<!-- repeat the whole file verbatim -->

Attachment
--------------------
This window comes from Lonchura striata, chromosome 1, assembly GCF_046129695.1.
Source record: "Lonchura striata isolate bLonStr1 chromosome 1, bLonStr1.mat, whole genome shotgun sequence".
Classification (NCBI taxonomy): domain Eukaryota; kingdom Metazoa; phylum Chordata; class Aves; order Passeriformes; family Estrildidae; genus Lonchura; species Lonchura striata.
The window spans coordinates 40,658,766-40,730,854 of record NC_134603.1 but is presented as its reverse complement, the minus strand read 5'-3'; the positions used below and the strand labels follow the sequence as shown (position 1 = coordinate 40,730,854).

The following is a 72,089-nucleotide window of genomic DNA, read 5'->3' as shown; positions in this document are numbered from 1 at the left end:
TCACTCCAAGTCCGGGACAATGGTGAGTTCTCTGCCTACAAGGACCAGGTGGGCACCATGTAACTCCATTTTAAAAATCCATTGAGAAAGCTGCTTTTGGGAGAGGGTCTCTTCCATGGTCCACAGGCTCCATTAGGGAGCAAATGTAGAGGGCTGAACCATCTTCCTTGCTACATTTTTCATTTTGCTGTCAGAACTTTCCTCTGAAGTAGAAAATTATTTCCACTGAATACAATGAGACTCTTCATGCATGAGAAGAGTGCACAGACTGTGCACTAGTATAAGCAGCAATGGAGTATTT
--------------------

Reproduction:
This window comes from Lonchura striata, chromosome 1, assembly GCF_046129695.1.
Source record: "Lonchura striata isolate bLonStr1 chromosome 1, bLonStr1.mat, whole genome shotgun sequence".
Classification (NCBI taxonomy): domain Eukaryota; kingdom Metazoa; phylum Chordata; class Aves; order Passeriformes; family Estrildidae; genus Lonchura; species Lonchura striata.
The window spans coordinates 40,658,766-40,730,854 of record NC_134603.1 but is presented as its reverse complement, the minus strand read 5'-3'; the positions used below and the strand labels follow the sequence as shown (position 1 = coordinate 40,730,854).

The following is a 72,089-nucleotide window of genomic DNA, read 5'->3' as shown; positions in this document are numbered from 1 at the left end:
TCACTCCAAGTCCGGGACAATGGTGAGTTCTCTGCCTACAAGGACCAGGTGGGCACCATGTAACTCCATTTTAAAAATCCATTGAGAAAGCTGCTTTTGGGAGAGGGTCTCTTCCATGGTCCACAGGCTCCATTAGGGAGCAAATGTAGAGGGCTGAACCATCTTCCTTGCTACATTTTTCATTTTGCTGTCAGAACTTTCCTCTGAAGTAGAAAATTATTTCCACTGAATACAATGAGACTCTTCATGCATGAGAAGAGTGCACAGACTGTGCACTAGTATAAGCAGCAATGGAGTATTT